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Market Structures Essay

613 words - 3 pages

MARKET STRUCTURES
A. Monopoly, perfect, oligopoly, sole trade and monopolistic are examples of market structures.
i. Monopolistic competition faces a downward slopping demand curve.
ii. Monopolistic competition has both features of a monopoly and perfect competition.
The firm in the short run
In the short run it operates as a monopoly of some kind. Its product is quite different from other firms’ products. This enables it to have influence in its own segment of the overall market. Thus, other firms outside the market pose no threat to it. The short run equilibrium position is the same as that of the monopolist as shown in figure 2.1.
costs/revenue

Fig. 2.1 Output
The firm is able to make abnormal profits of CPAB. At output Q, profits are maximised where the marginal cost is equal to the ...view middle of the document...

1). The firm will continue to maximise its profits by putting the new marginal revenue, MR1, equal to marginal cost though the will now be lower.

costs/revenue

Output
Fig. 2.2
B. CHARACTERISTICS OF OLIGOPOLY
Oligopoly refers to markets dominated by few large firms. The entire output of the market is produced few firms. An oligopolistic market has the following characteristics.
1. There are very few firms competing with each other for the whole market. They have similar knowledge of input requirements and of their market, leading their cost structures to be similar, as well as their prices.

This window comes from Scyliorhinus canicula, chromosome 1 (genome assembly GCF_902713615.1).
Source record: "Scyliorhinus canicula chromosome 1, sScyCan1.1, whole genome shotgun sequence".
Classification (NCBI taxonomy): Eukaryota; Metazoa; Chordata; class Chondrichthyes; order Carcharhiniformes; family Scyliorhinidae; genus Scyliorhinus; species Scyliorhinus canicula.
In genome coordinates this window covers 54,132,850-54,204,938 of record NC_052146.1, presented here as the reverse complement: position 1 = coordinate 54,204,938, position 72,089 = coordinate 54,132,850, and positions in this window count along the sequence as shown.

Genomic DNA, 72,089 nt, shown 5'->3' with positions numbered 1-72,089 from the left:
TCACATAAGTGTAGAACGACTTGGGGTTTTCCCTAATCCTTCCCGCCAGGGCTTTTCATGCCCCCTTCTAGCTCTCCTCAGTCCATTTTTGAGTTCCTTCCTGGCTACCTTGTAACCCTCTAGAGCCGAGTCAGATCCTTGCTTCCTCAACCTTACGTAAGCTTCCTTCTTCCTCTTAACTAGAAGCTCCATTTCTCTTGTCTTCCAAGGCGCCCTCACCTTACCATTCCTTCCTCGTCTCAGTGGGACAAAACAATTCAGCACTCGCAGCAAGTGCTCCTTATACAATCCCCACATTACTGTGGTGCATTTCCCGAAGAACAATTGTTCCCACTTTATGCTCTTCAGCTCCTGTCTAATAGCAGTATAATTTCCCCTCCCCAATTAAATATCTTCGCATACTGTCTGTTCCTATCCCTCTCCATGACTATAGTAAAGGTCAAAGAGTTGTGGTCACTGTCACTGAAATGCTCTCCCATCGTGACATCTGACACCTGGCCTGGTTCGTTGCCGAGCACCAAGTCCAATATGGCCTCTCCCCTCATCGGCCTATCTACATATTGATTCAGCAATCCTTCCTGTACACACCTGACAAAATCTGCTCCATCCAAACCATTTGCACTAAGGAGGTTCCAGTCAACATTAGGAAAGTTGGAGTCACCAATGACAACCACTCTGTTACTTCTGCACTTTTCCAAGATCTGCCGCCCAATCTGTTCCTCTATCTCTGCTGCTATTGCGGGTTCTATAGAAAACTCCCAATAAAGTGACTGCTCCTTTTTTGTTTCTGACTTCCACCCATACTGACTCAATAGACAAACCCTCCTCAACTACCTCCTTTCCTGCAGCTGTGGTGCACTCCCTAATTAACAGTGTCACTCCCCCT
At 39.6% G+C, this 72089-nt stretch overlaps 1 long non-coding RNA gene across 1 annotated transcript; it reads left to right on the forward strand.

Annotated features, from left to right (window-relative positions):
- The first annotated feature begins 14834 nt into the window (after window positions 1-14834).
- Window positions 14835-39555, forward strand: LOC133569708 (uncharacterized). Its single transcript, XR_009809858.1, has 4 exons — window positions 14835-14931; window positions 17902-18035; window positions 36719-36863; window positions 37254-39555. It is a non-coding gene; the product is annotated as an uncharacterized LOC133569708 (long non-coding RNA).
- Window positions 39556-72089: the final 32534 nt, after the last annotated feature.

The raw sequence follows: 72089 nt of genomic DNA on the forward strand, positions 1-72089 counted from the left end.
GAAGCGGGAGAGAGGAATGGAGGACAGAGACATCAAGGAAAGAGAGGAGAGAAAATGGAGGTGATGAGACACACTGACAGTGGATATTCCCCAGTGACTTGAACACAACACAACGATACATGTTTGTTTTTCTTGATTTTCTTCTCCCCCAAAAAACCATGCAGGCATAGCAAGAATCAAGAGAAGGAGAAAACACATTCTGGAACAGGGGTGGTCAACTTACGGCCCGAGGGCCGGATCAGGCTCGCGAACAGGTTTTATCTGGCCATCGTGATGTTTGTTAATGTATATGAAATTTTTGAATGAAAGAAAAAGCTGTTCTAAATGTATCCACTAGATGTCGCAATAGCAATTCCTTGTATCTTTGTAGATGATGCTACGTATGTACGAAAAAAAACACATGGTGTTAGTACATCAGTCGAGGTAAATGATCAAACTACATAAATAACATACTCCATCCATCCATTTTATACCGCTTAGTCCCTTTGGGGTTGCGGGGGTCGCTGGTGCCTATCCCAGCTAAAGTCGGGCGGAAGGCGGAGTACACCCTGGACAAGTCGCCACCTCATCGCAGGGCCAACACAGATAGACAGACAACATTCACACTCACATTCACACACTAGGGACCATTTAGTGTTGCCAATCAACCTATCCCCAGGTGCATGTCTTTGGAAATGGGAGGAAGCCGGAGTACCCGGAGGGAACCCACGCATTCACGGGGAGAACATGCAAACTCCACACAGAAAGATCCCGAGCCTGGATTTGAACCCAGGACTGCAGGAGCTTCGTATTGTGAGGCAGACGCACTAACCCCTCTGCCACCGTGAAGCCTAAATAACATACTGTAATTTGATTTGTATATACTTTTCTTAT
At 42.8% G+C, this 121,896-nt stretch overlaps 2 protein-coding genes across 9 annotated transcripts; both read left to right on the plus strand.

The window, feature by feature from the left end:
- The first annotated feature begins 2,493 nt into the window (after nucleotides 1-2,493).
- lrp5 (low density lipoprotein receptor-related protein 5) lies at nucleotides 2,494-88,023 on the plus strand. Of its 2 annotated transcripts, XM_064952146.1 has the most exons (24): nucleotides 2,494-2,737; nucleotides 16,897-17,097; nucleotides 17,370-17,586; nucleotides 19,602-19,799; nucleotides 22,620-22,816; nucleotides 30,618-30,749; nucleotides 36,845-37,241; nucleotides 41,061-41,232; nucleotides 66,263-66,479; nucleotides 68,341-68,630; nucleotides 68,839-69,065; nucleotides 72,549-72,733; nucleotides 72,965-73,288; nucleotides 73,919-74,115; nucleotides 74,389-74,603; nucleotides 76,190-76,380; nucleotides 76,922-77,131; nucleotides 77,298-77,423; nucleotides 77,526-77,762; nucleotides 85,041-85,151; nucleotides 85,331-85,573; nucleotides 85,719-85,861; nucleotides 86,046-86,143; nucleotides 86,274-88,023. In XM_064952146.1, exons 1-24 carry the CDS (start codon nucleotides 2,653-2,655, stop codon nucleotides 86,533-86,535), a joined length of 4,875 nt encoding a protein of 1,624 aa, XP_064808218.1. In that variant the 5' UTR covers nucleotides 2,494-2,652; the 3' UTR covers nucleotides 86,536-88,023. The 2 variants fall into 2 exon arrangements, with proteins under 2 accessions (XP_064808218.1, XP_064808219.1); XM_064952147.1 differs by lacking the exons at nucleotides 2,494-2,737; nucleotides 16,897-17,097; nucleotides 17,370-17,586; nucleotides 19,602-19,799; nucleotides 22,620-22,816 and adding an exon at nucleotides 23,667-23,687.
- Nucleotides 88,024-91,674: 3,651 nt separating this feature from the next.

2. Because there are few firms competing on the market, it therefore means that firms cannot take decisions independently of decisions made by competitors. For example, a price cut will not necessarily lead to more sales, as competitors might react by cutting their prices too. This is common in the petrol industry.
3. The whole industry loses if prices were reduced because of competition. As a result firms rely on non-price competition to maintain or increase their market share. Competition often takes different forms, mostly product differentiation supported by advertising, special offers and extra services offered at the point of sale, or after sale.
4. As an alternative to competition, particularly that involving price-setting, one firm is frequently dominant and takes the lead in setting the market price. Other, smaller firms simply follow the dominant one, which is called the ‘price leader’.
5. Cartels often form. A cartel is a group of firms acting together to fix prices and/or output. Firms in an oligopoly prefer to come to an agreement on pricing in order to achieve profit maximisation. The cartel also generally agrees on output of each of its members and the prices to be charged. It is effectively a monopoly.

Bibliography
1. Nuttall, C. et’al (2001) Success in Economics 4the.d. London: John Murray Publishers.
2. Stanlake, G.F (1976) Introductory Economics 3rd e.d. London: Longman Group Ltd.
3. ZICA NATech Textbook (1998) Paper 1.3 Economics Feltham: Foulks Lynch Ltd

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